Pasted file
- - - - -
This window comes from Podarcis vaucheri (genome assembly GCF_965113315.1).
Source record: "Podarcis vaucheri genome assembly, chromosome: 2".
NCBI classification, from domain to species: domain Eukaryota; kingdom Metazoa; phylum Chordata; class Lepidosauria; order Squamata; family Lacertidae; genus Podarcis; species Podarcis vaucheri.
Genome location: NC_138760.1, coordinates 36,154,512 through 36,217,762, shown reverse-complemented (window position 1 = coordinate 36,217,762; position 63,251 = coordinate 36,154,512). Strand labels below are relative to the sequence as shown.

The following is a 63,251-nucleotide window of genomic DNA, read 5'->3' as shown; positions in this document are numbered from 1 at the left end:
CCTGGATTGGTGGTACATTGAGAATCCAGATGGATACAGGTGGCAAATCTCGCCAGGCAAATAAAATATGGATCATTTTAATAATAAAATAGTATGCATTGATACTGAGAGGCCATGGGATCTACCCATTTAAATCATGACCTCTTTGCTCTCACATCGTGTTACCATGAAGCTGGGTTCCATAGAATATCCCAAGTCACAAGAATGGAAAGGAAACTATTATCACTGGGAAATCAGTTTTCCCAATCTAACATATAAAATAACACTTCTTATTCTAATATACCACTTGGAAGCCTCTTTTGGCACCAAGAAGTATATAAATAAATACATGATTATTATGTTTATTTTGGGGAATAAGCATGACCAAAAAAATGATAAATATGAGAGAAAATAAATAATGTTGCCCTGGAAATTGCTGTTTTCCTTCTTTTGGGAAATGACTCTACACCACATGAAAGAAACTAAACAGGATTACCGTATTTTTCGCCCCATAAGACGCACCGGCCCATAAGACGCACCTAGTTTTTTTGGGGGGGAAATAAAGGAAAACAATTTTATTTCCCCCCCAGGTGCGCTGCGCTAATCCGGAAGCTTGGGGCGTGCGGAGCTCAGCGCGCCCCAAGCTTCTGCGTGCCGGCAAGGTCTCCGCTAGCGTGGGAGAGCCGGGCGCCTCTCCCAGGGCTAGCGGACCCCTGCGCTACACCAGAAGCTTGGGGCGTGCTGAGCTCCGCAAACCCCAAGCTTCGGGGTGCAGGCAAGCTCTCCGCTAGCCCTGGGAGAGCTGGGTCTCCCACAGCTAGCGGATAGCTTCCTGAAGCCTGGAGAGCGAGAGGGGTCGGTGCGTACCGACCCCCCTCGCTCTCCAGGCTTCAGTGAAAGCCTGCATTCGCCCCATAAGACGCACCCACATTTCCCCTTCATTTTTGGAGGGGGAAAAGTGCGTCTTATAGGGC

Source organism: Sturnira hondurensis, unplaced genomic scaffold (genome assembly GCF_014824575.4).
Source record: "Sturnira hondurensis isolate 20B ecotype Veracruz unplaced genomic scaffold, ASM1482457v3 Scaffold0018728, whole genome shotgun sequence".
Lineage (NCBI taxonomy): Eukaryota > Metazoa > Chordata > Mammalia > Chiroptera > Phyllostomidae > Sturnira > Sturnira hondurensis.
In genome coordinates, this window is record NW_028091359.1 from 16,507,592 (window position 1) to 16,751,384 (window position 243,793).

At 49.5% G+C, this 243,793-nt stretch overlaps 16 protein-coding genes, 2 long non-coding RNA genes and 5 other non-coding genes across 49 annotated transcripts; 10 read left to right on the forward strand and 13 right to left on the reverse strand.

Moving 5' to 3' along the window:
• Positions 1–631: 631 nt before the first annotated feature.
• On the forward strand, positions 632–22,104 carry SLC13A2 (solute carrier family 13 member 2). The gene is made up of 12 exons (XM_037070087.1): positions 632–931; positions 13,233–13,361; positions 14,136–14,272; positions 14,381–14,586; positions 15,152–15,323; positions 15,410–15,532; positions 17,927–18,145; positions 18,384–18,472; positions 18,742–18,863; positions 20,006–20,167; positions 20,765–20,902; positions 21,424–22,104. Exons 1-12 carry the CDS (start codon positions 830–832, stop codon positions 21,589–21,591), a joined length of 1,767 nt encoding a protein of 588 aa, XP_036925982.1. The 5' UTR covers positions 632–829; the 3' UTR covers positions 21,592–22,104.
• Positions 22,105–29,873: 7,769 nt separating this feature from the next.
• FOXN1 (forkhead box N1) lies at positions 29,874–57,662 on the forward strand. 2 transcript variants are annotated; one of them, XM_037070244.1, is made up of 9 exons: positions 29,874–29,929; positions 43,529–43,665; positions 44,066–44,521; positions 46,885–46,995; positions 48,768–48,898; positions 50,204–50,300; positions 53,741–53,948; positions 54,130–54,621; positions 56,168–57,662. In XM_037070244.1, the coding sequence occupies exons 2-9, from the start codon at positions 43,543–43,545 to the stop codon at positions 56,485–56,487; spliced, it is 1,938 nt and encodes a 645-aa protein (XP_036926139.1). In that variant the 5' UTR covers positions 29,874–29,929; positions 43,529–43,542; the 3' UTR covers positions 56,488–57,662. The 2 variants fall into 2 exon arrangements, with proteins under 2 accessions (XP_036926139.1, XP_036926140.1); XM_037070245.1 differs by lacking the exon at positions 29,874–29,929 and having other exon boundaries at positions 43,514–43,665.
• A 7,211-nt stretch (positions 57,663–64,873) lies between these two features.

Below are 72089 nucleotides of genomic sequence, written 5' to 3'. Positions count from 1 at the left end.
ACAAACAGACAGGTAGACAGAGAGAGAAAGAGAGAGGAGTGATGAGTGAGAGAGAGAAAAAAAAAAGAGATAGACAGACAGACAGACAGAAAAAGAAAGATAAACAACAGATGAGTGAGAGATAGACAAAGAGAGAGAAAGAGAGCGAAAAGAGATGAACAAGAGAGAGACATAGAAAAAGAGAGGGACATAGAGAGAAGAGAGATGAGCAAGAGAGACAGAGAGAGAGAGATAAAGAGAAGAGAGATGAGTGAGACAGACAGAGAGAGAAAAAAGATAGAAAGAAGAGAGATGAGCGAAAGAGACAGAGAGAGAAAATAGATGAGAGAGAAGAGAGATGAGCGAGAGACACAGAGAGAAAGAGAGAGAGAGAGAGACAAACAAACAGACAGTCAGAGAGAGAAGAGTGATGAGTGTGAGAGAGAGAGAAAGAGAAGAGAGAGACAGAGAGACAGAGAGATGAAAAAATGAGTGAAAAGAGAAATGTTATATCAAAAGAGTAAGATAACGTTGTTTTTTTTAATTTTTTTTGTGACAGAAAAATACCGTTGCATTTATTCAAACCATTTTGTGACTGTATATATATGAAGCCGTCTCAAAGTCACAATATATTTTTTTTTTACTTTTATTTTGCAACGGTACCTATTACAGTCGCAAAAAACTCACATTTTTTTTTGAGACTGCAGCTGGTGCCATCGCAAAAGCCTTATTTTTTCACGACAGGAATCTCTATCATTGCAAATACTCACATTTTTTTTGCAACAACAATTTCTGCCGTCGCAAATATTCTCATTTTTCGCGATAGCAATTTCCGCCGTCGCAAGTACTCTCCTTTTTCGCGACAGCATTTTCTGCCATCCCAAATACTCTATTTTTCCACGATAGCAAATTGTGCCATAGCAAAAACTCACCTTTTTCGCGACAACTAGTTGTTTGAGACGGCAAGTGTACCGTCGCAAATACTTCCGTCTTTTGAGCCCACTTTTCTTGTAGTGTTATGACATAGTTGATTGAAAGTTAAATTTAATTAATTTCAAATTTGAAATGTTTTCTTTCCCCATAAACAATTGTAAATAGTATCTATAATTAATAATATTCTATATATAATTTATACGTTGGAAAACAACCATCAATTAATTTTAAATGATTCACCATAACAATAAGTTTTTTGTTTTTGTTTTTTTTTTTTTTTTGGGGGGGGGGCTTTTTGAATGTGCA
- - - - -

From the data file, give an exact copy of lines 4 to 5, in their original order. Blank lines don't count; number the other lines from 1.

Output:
Genome location: NC_138760.1, coordinates 36,154,512 through 36,217,762, shown reverse-complemented (window position 1 = coordinate 36,217,762; position 63,251 = coordinate 36,154,512). Strand labels below are relative to the sequence as shown.

The following is a 63,251-nucleotide window of genomic DNA, read 5'->3' as shown; positions in this document are numbered from 1 at the left end: